The prevalence of underlying conditions associated with increased COVID-19 risk varied according to NRTI backbone. Chronic kidney disease was present in 3.4% of those on TDF/FTC, 5.2% of those on TAF/FTC and 8.3% of those on ABC/3TC. Similarly, rates of hypertension and diabetes were lowest in those receiving TDF/FTC.
During the 48-week follow-up period, 2,402 people tested positive for SARS-CoV-2, 425 were admitted to hospital, 45 to intensive care and 37 died of COVID-19.
Compared to people receiving TAF/FTC, those receiving TDF/FTC had a significantly lower risk of hospitalisation (risk ratio 0.66, 95% confidence interval 0.43-0.91) and intensive care unit admission (RR 0.28, 95% CI 0.11-0.90), but not of death or SARS-CoV-2 infection. This analysis controlled for age, several comorbidities, sex, country of origin, transmission category and CD4 count.
In contrast, the risks of SARS-CoV-2 infection, hospitalisation and death were significantly higher in people who received abacavir/3TC compared to those who received TAF/FTC.
"A larger pooled analysis of international cohorts is needed to establish whether the effect seen in this study can be replicated in a more diverse population."
Because age has emerged as the strongest predictor of severe COVID-19 outcomes in the general population, the investigators carried out a separate analysis that assessed the risk of infection and hospitalisation with COVID-19 according to regimen in people under 50 and over 50 years of age.
They found that the NRTI backbone made no significant difference to either outcome in people under 50 years of age. In people over 50, taking TDF/FTC was associated with a significantly lower risk of hospitalisation compared to TAF/FTC (RR 0.49, 95% CI 0.24-0.81) while abacavir/3TC was associated with a significantly greater risk of hospitalisation (RR 1.40, 95% CI 1.08-1.79).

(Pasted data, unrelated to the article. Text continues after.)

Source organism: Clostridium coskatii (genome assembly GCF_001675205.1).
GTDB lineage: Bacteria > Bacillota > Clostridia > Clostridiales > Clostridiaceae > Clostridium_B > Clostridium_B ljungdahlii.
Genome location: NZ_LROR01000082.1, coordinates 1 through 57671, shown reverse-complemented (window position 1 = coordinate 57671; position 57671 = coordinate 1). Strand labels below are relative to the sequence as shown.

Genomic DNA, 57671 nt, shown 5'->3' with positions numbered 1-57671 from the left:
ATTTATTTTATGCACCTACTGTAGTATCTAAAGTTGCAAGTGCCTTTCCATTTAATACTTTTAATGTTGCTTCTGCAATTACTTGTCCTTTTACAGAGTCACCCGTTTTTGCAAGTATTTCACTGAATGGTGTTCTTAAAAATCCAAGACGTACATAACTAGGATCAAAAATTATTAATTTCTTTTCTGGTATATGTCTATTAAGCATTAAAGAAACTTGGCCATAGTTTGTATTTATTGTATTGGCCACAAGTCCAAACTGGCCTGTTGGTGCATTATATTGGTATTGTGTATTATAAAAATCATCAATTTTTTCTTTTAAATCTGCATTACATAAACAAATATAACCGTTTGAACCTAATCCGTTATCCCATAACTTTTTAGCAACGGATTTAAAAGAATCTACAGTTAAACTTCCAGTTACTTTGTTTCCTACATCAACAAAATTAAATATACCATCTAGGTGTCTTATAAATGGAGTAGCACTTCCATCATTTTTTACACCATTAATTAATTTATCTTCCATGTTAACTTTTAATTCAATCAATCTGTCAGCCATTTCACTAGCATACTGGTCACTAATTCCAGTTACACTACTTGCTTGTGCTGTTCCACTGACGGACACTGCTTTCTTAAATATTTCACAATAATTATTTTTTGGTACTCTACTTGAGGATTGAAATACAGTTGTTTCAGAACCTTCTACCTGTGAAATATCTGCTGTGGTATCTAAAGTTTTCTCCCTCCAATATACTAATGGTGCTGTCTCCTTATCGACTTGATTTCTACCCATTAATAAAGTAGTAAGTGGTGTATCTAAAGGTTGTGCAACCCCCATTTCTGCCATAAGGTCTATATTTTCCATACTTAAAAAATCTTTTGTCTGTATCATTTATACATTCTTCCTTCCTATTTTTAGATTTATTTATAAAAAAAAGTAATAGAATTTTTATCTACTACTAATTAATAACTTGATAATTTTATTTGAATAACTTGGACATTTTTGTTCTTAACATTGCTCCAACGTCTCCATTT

Why TDF should have a protective effect against severe COVID-19 is unclear. Trials run by investigators who contributed to this study failed to show a protective effect of TDF/FTC against SARS-CoV-2 in HIV-negative healthcare workers or against severe illness in people hospitalised with COVID-19.
Nevertheless, the study authors say that there is some evidence from laboratory studies that tenofovir inhibits SARS-CoV-2 replication. The drug may reach high concentrations in the cells lining the lungs and the airways and one animal study has shown that the combination of TDF and emtricitabine increased the clearance of SARS-CoV-2 in samples taken from the nose.
Although the study authors say that their findings support the establishment of clinical trials to test TDF/FTC for prevention and early treatment of COVID-19, the small number of hospital admissions and deaths recorded in this study population suggests a larger pooled analysis of cohorts from Europe, North America and South Africa is needed to establish whether the effect seen in this study can be replicated in a more diverse population, particularly with regard to gender and CD4 count.
Del Amo J et al. Tenofovir disoproxil fumarate/emtricitabine and severity of coronavirus disease 2019 in people with HIV infection. AIDS, 36 (15): 2171-79, 2022.